What is a journal, and why is it so important in first-year Nursing? How do students incorporate clinical theories and classroom information into their personal writing? And how does the Nursing student incorporate him/herself into the reflective writing required? These are only a few of the many questions that we are struggling to answer for students thinking about, or even registered in, the Nursing program. Since it is a good idea to know and understand what is expected before one enters such a specific field, we hope that the below information will better prepare students interested in the Nursing occupation. For the following article, we have decided to use the format (such as headers) and style (including that of APA documentation) of a Nursing article, or scholarly paper. Our sources range from interviews to educational Nursing articles, as very few books dedicated even so much as a chapter to personal writing, reflective writing, or journalling.
Upon conducting interviews with Nursing instructors and students at the University College of the Cariboo, we discovered that a large portion of the curriculum involves detailed and reflective writing, more specifically referred to as Journalling. The reasons for requiring students to do reflective writing are many, and the results are equally important. Journalling is a crucial aspect of Nursing scholarship, culminating personal experiences, clinical practices, and theoretical approaches; it requires students to make links between thought and action, concept and praxis. Students are encouraged to incorporate themselves into their journals without inhibitions: desires, opinions, emotions, or disapproval. "Writing skills are thinking skills", and through journalling students inform their instructors of information that is not issued in other writing assignments: the student�s attitude, ideological cognitive awareness, personality, and ethics when dealing with human problems. (Heaslip, 1999)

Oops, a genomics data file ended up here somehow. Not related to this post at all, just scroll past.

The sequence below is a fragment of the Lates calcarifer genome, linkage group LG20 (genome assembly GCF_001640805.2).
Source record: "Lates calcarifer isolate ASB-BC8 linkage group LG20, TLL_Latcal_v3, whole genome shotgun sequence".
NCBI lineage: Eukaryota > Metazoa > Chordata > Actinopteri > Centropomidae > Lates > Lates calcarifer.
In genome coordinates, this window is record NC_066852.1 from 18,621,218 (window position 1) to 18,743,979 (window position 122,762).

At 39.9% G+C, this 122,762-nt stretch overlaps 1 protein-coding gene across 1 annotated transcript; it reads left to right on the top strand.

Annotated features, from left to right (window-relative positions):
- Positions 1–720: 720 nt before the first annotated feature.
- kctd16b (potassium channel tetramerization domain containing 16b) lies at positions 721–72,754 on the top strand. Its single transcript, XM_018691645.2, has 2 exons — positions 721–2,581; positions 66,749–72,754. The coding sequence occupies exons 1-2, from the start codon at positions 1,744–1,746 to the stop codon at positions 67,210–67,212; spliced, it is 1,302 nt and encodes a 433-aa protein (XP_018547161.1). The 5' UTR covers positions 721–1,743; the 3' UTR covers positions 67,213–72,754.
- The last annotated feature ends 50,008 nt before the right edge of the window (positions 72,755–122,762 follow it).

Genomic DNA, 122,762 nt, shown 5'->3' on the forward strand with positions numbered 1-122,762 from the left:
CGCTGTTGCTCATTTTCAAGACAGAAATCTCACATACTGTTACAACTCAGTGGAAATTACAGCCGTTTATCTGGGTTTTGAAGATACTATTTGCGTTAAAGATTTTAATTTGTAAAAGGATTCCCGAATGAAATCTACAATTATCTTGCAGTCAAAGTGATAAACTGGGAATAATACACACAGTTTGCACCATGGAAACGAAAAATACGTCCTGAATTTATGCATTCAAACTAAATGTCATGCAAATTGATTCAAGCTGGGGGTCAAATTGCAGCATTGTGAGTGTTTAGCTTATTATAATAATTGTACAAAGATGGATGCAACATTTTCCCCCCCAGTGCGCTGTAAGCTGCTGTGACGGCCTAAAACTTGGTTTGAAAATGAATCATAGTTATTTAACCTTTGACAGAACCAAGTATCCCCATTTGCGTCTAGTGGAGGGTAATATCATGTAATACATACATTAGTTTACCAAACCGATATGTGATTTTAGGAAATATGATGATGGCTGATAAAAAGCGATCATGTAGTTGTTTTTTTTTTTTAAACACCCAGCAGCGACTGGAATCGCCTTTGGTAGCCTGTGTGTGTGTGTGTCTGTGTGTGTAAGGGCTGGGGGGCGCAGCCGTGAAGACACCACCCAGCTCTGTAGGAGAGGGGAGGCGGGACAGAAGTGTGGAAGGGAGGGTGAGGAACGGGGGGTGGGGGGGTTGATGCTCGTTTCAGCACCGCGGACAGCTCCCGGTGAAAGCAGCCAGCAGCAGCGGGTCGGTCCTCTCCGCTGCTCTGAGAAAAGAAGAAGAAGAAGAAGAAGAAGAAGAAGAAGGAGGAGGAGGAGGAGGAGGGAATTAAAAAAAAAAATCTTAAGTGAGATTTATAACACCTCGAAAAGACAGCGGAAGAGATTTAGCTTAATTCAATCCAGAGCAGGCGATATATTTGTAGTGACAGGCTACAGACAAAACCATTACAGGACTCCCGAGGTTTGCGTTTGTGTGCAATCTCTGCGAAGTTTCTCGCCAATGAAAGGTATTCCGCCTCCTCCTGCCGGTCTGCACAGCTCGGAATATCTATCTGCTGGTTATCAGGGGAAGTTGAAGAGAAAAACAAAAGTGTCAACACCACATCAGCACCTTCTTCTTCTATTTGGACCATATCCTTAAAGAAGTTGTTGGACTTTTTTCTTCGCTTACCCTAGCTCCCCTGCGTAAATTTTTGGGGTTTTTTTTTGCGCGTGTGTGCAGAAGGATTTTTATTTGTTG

Journals can be thought of as "public discourse" because reading aloud, group discussions, and feedback in class are encouraged by Nursing instructors. This exercise "organizes thought and thereby facilitates analysis and synthesis." (Heinrich, 1992) As a pedagogical tool, journals and reflective writing create connections for students, and allow them to create connections for themselves on their own terms.
What is Journalling and Why"Journals are written dialogues between the self and a chosen audience member", usually to a classmate or instructor, which is "used as a diagnostic tool to assess students� reading abilities, writing skills, problems with adjusting to the student role, study habits, or reading and study problems not apparent with testing"; its main objective is to get students to "write themselves into understanding." (Heinrich, 1992) Along with incorporating theories and practices into their personal writing, students are also asked to write about their personal experiences, as student Nurses, to better help the instructor understand their experiences and perspective. Students are required to write weekly journals about their reaction to experiences in class, to readings, and to clinical practices", which is a way for students to reflect on their means of personal growth, understanding, and development. (Magnussen & Trotter, 1997)
The Principles of Reflective Writing
(Collaborative Curriculum Guide, 1996)
Journal Guidelines and Evaluation